Utility vegetation management is a dangerous industry, so preventing injuries in any way possible is paramount. One of the easiest ways we can prevent injuries in the workplace is by using proper ergonomic practices.
The Occupational Safety and Health Association (OSHA) defines ergonomics as the science of designing job tasks to physically fit the worker rather than forcing the worker to make their body fit the job tasks. Since ergonomic injuries are one of the leading work-related hazards, it is important to understand how ergonomics affect job tasks and how to properly complete said tasks. Failure to do so can result in musculoskeletal disorders such as sprains, strains, tendonitis, and lower back injuries.
Practices that Lead to Ergonomic Injuries
There are various ergonomic practices that, when done incorrectly, can lead to injuries. Joints, muscles, tendons, and ligaments are the most susceptible to injury, so it is important to understand how each ergonomic practice can affect these parts of the body.
Heavy, Frequent, and Awkward Lifting. When you bend down to pick up something heavy, it puts great stress on the lower spine, causing pain and muscle fatigue. Additionally, if you carry something and have it resting on one shoulder it can put uneven pressure on one side of the spine which can also cause muscle and back pain.
Repetitive Tasks. When a task is repeated constantly, damage to the muscles, nerves, and tendons can occur. Overuse is a common reason people experience muscle pain, nerve pain, and fatigue.
Awkward Hand Grip. Holding tools incorrectly can put too much pressure and strain on one part of the hand. The excess pressure can cause stress and injury to the tendons and muscles in the hand.
Postures Using Excessive Force. Using a high amount of force creates excessive strain on muscles and tendons, potentially causing strains, sprains, and tears.
Hand-Intensive Work. Overworking the hands is a common occurrence in various fields. Repetitive work on the hands can cause damage to joints, especially when you don’t allow for adequate rest.
How to Prevent Common Injuries?
It is possible to prevent common injuries caused by ergonomic hazards. These precautions include:
- Wearing gloves for repetitive tasks
- Considering the overall weight and configuration of lifted items
- Stopping to get additional assistance when possible
- Using ergonomically designed tools with hand grips
- Switching hands periodically
- Using proper tools and keeping them in good condition
- Stretching to warm up before work and periodically throughout the workday
- Getting adequate rest and maintaining proper hydration
- Ensuring correct posture that uses the legs with a straight back, with no twisting and no bending
Neutral Postures to Prevent Ergonomic Injuries
Making sure your body is in the proper position for certain activities can largely reduce your risk of musculoskeletal injury. Neutral postures align and balance the body and joints to reduce the amount of stress applied to muscles, tendons, nerves, and bones while sitting or standing. Awkward postures are the opposite of neutral postures, moving toward a dangerous range of motion, and are responsible for musculoskeletal injuries.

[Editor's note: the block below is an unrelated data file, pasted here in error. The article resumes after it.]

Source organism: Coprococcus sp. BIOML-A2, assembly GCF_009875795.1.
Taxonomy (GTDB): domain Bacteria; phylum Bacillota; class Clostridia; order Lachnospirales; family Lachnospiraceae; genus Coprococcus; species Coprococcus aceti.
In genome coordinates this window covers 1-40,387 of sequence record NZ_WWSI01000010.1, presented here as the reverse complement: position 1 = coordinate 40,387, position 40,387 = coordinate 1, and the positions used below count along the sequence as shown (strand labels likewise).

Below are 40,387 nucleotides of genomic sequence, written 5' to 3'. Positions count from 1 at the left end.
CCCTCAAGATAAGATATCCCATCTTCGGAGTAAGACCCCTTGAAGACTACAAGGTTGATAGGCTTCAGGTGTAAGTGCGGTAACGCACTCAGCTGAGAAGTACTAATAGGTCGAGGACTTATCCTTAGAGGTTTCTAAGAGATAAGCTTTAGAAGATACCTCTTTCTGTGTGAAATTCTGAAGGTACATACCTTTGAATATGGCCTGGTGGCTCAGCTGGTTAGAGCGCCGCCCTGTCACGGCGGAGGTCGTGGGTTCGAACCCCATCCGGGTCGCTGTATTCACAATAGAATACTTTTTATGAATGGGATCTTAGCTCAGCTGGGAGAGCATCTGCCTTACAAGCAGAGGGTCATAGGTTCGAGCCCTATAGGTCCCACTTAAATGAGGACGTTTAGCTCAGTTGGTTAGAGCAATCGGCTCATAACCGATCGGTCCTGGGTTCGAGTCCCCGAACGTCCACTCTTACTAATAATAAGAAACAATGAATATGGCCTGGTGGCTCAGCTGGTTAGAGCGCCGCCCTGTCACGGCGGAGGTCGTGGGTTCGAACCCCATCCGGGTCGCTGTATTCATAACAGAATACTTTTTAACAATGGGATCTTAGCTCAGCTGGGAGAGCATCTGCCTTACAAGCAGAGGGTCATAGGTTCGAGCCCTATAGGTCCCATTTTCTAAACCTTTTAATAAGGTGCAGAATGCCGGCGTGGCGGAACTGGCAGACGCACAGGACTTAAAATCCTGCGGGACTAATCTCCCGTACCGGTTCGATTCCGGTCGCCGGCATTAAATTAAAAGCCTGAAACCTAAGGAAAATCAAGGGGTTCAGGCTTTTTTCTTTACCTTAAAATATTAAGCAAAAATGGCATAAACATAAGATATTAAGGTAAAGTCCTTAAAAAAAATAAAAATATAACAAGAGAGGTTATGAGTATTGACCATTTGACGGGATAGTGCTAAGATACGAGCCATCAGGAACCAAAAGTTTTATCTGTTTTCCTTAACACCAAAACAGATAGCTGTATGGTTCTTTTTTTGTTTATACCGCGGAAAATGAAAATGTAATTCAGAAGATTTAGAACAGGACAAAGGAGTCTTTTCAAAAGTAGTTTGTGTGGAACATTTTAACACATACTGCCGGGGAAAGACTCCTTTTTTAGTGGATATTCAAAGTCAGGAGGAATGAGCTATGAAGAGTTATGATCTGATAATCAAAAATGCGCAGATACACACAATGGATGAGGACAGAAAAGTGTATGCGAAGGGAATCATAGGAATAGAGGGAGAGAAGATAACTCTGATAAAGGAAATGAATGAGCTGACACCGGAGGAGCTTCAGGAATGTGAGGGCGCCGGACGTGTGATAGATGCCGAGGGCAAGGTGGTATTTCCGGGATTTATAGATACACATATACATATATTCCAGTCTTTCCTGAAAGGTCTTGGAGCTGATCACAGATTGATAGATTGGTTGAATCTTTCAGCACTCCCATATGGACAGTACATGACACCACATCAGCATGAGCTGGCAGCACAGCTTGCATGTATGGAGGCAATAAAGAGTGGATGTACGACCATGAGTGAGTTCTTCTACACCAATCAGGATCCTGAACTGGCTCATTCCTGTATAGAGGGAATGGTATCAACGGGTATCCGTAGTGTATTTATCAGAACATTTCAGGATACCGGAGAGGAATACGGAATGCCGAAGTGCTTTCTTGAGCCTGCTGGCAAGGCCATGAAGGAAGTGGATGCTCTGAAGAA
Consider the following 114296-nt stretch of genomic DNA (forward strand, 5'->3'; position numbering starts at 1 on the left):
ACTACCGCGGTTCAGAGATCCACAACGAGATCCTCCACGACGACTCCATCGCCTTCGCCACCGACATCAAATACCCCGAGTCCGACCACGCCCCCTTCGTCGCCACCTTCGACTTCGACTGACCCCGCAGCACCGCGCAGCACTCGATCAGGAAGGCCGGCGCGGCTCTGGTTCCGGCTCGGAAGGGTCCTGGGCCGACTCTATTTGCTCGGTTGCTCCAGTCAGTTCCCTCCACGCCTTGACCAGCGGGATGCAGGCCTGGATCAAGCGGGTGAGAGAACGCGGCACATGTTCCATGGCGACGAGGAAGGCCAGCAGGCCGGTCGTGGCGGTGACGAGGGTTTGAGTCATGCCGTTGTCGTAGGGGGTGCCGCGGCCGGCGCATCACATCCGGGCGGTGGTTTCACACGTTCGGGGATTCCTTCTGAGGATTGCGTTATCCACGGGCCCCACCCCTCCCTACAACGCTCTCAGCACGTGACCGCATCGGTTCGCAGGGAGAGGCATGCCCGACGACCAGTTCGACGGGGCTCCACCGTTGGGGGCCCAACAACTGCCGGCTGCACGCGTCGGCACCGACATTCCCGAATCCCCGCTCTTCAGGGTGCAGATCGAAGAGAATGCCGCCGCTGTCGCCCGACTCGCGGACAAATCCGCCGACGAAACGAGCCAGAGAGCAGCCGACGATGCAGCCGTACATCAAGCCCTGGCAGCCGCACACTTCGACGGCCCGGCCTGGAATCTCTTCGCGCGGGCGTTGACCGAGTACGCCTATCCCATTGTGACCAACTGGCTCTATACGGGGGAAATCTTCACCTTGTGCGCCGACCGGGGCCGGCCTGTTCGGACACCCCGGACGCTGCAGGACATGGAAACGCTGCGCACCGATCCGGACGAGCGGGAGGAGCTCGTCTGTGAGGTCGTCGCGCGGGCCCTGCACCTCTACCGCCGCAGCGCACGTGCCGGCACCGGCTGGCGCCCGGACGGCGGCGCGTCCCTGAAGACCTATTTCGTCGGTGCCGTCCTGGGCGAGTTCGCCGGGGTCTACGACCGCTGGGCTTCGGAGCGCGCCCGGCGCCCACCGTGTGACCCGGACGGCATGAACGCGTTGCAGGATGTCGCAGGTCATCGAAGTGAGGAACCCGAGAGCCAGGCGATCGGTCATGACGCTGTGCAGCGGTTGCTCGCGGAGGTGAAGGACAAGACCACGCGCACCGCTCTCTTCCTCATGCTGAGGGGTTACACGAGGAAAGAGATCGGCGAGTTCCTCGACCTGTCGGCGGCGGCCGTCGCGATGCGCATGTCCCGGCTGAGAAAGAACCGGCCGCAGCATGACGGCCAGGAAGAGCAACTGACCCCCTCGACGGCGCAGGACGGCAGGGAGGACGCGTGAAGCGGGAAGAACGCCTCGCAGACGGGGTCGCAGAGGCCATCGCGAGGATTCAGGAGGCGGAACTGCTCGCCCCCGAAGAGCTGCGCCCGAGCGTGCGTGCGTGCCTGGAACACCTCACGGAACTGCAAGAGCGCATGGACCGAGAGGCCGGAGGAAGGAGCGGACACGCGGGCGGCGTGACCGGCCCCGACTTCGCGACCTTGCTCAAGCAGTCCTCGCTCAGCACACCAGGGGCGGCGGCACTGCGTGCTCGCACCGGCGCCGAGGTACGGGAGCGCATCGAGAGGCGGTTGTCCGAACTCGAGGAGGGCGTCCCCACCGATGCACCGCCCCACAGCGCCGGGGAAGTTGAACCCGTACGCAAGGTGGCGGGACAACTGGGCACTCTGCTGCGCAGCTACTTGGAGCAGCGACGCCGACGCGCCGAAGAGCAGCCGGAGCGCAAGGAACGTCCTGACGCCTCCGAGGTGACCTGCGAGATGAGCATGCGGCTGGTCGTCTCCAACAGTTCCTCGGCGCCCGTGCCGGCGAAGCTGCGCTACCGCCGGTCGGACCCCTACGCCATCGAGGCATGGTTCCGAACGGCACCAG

The Power Zone
The power zone is where you want to be when lifting heavy objects. The zone is close to the body, between the mid-thigh and mid-chest. This is the position in which the arms and back can pick up the most amount of weight with the least amount of effort or strain.
Making sure you are using neutral positions to avoid ergonomic hazards is extremely important in utility vegetation management. Foresters and linemen have to get to some difficult places and may be required to lift heavy equipment or move heavy objects, all of which may strain the musculoskeletal system. Knowing how to position your body during these activities properly can prevent a painful injury from occurring.
M.K. Youngblood serves as the safety manager and tribal liaison at ACRT Pacific. He has more than 30 years of public service and first responder experience with core proficiency in Indian law, Indian culture, and disaster cleanup. Youngblood also serves as a certified instructor for the U.S. Department of Energy (National Nuclear Security Administration and Center for Radiological Nuclear Training), U.S. Emergency Management Institute, and Center for Domestic Preparedness, and as the tribal secretary for the Haslett Basin Holkama Mono Tribe of Fresno County, Calif. For the past 12 years, he has led the California Tribal Emergency Response & Relief Agency (CAL TERRA) as its chief officer of emergency management. Most recently, Youngblood has given presentations for regional safety organizations, developed apprenticeship curricula for use nationwide in cultural conservation and environmental science, and has written peer-reviewed articles for safety in the utility industry. He is currently finishing a special bachelor’s degree at California State University, Fresno in disaster archeology, natural, and cultural resources, with a minor in American Indian studies.